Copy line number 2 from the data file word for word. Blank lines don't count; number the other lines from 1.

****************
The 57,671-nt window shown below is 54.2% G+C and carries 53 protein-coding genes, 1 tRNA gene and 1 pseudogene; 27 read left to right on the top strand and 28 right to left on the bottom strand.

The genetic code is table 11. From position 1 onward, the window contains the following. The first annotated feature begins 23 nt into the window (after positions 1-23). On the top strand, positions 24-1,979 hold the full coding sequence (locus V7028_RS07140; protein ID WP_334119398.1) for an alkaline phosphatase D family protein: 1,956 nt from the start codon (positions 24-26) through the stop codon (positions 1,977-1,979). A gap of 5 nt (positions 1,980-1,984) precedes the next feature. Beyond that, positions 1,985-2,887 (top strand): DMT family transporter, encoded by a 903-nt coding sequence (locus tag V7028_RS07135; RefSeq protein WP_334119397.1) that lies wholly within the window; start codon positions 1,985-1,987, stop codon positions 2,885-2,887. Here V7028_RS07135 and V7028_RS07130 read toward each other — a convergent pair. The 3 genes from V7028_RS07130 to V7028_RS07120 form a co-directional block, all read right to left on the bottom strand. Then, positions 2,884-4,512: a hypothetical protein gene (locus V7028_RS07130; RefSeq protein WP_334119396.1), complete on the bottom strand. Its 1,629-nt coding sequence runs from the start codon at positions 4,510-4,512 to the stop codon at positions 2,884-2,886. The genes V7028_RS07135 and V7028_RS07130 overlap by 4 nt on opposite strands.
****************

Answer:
The genetic code is table 11. From position 1 onward, the window contains the following. The first annotated feature begins 23 nt into the window (after positions 1-23). On the top strand, positions 24-1,979 hold the full coding sequence (locus V7028_RS07140; protein ID WP_334119398.1) for an alkaline phosphatase D family protein: 1,956 nt from the start codon (positions 24-26) through the stop codon (positions 1,977-1,979). A gap of 5 nt (positions 1,980-1,984) precedes the next feature. Beyond that, positions 1,985-2,887 (top strand): DMT family transporter, encoded by a 903-nt coding sequence (locus tag V7028_RS07135; RefSeq protein WP_334119397.1) that lies wholly within the window; start codon positions 1,985-1,987, stop codon positions 2,885-2,887. Here V7028_RS07135 and V7028_RS07130 read toward each other — a convergent pair. The 3 genes from V7028_RS07130 to V7028_RS07120 form a co-directional block, all read right to left on the bottom strand. Then, positions 2,884-4,512: a hypothetical protein gene (locus V7028_RS07130; RefSeq protein WP_334119396.1), complete on the bottom strand. Its 1,629-nt coding sequence runs from the start codon at positions 4,510-4,512 to the stop codon at positions 2,884-2,886. The genes V7028_RS07135 and V7028_RS07130 overlap by 4 nt on opposite strands.